The machine instantly slashed the cycle time of the Ertalyte TX plastic gear components from 50 to 25 seconds per part, taking more than seven days off the previous monthly production schedule. Additionally, the facility to work with and without he guidebush has reduced material consumption and with a changeover time in the region of 15 minutes, the customer can rapidly switch between modes to suit each batch run. Historically, Kenson has only operated on a single 8-hour shift basis; however the Tornos DT26 has been supplied with the 3m barfeed and the Tornos Active Chip Breaker (ACB) system for lights-out machining. Referring to this, Mr Hutcheson says: “We’ve only ever run day-shift machining, but now we have the Tornos and its ACB system, we can look at unmanned running. At present, the DT26 has halved our production times and freed capacity of the turning centre that was running the gear project. Additionally, the DT26 has replaced an ageing EMI-MEC automatic turning centre and comfortably absorbed all the work the EMI-MEC was previously machining. For example, the production of 2,000 small rollers on the EMI-MEC machine would take 3-4 days; the Tornos produces four rollers a minute, meaning the job is finished in a single-shift. This machine was also dedicated to producing 3,000 spacers each week for electrical cabinets; we now produce these parts on the Tornos at least 50% faster than ever before.”
The Tornos DT26 has completely changed the way the subcontractor schedules its work, as Mr Hutcheson says: “We have a monthly order for 2000 nylon conveyor belt parts with a previous output of 400 parts a day; this would tie-up one machine for more than a week per month. The Tornos can do more than 1000 parts a day, so we will produce 6000 in a week and hold the quarterly stock for the customer. There are many examples of how the Tornos has more than halved cycle times, however the key aspect is that the machine has freed capacity from all our larger turning centres.”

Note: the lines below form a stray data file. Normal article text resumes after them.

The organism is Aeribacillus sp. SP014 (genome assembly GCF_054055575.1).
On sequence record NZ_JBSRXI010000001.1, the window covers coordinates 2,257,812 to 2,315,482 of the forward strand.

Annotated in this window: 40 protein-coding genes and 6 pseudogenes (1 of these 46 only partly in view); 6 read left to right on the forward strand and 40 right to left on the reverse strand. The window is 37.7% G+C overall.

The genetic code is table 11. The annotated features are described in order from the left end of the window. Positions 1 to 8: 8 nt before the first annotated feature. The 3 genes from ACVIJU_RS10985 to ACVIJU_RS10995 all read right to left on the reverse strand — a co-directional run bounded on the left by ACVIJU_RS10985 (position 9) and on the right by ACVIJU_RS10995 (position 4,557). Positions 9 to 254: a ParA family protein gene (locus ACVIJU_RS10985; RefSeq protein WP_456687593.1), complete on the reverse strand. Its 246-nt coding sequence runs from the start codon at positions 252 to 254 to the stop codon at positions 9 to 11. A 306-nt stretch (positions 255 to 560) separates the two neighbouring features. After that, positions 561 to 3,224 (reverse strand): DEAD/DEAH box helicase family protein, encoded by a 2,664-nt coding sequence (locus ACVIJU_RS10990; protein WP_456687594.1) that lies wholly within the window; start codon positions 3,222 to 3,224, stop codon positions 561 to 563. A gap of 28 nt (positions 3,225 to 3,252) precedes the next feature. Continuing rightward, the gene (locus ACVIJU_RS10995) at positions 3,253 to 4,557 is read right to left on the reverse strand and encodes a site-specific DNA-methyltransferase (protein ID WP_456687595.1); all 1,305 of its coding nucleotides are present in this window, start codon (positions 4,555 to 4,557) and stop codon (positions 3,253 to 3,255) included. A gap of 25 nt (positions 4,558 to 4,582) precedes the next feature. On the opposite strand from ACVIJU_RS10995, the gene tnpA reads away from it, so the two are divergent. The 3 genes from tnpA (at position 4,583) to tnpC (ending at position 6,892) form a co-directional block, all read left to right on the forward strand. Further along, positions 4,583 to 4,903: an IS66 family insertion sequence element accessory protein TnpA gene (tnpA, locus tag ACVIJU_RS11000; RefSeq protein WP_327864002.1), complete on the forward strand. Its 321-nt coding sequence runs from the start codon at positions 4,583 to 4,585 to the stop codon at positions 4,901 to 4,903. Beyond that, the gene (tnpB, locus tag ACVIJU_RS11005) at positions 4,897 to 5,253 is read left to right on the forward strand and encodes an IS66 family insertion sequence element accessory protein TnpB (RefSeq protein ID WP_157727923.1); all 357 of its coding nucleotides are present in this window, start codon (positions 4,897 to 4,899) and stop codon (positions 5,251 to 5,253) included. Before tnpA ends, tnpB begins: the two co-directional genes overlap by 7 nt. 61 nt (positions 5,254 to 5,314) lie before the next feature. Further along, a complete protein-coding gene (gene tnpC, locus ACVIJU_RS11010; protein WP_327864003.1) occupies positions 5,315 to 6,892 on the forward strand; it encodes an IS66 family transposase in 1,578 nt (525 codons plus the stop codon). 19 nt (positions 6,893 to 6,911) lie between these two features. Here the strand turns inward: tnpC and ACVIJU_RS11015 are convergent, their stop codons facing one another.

Kenson is building its confidence towards lights-out machining. When the company targets round-the-clock running, the Tornos is likely to improve throughput and capacity availability significantly on all machines. As the first turning centre with a twin-spindle, the DT26 has reduced cycle times on more complex work. Referring to this, Mr Hutcheson says: “We were apprehensive about the step to a twin-spindle machine but the Tornos TISIS software really simplifies the process. TISIS allows us to do a simple program for the main spindle and another program for the sub-spindle, once we have these foundations in place, TISIS prompts us to fill-in the remaining movements between the spindles. Furthermore, the machine operates with a FANUC 31 Series CNC control unit that is familiar with all our machinists.”
The sub-spindle operation has improved precision, consistency, surface finishes and overall component quality whilst the TISIS system has simplified programming processes. However, it is a smaller feature on the DT26 that is saving considerable time for Kenson - the part-catcher. “Plastic swarf is often long and stringy and without a part-catcher on our other machines, small parts would drop into the machine sump, leaving staff in a rescue attempt to redeem parts from the swarf. The Tornos DT26 efficiently collects the parts and puts them into a bin outside the work envelope – it’s surprising how much of a difference some of these peripheral features can make to the everyday life of the machinist. We’re delighted with the Tornos, it’s been a great addition to our facility,” concludes Mr Hutcheson.